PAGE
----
Everything about Cinderlands Beer Co. is small and handmade with care: the beers, the food, the snug, lovingly-restored storefront on Butler Street in Lawrenceville.

But the beer company will soon open a second brewpub in a much bigger space, formerly occupied by Spaghetti Warehouse, in the Strip District. 

Right now, it’s a pile of bricks and rubble with only a few walls remaining. “That was all that was salvageable,” says owner Jamie Warden. “The rest of the building was falling down. Our goal is to use as much brick and woodwork from it as possible.”

The current Butler Street Cinderlands, which opened in late November last year, seats up to 80 or so and is often packed. On warmer days, like a recent Tuesday in February, the front window opens to become a bar with four barstools attached. 

The new spot will hold a lot more, with 300 seats. That’s two separate breweries in two adjacent neighborhoods, just 11 blocks apart. 

“We run through beer quickly,” explains Warden. “So we can experiment with a lot of new things. We’ll have several taps that are coffee and tea-inspired and more wild styles, sour beers, farmhouse saisons.

For the moment, their specialty is “modern, bright beers,” notes Paul Schneider, Cinderlands’ head brewer.

“Beers with a ‘pop’ to them,” he says. “Beers that focus on a couple of distinct flavors. It’s why there’s orange peel and a really bright coffee in Blazing Crude, a stout.”

Another stout, Midnight Ramble, features blackberry and raspberry, and layers of espresso and vanilla bean. On the lighter side, there’s bright and lemony Gypsy Hollow Gose.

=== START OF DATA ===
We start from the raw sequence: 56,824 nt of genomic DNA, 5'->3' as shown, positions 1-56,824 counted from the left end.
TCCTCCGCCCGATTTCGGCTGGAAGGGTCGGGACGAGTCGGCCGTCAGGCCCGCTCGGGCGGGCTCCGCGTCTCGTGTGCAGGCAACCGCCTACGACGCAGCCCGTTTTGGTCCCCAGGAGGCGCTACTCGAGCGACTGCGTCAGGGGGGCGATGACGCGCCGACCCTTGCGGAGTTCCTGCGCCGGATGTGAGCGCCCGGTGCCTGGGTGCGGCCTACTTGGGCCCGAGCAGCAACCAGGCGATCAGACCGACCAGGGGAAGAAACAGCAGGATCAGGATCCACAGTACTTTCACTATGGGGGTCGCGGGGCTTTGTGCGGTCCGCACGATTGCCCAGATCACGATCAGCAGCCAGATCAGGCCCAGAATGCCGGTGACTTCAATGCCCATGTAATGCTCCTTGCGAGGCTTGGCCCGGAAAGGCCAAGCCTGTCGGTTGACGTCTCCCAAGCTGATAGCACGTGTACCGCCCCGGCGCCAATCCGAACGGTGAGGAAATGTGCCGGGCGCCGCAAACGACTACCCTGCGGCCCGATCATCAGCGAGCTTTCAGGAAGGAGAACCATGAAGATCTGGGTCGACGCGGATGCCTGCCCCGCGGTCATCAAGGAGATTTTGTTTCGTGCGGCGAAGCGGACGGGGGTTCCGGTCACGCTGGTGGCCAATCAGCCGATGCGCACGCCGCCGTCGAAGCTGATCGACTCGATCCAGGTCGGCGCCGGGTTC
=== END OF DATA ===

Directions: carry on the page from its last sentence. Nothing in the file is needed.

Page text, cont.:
Gypsy Hollow Gose. Photo courtesy of Cinderlands Beer Co.

Like most brewers, Schneider started out as a homebrewer. He had a solid career as a high school history teacher in Chicago until a beer blog that he started took off and drew him to the craft brewing scene.

Unlike a lot of brewpubs, Cinderlands’ food menu, which changes frequently, isn’t an afterthought. 

“It’s elevated, but not fussy pub food,” says Schneider.

“We’re going to have ramps, rhubarb, asparagus, English peas,” says chef Joe Kiefer, who’s excited for the weather to change. “I like whatever’s fresh and tasty. Who wants to eat carrots that taste like nothing in mid-winter?”

Beer turns up throughout the menu in dishes like the spent grain chicharrones — made with spent grains from the brewing process — or the pastrami sandwich, which features beer bread and beer mustard, along with fontina cheese, soured radicchio and pickled peppers.

They’ve got a nine-course beer dinner coming up, featuring a pig that’s been raised on a nearby farm, fed on their spent Cinderlands grains. According to Kiefer: “It’s going to be a big pig.” 

As for the brewery’s name? It’s a nod to Pittsburgh’s industrial past.

“When the furnaces were firing, cinders would blanket the city,” says Schneider. “You’d go outside and see piles of cinders everywhere, some still burning.”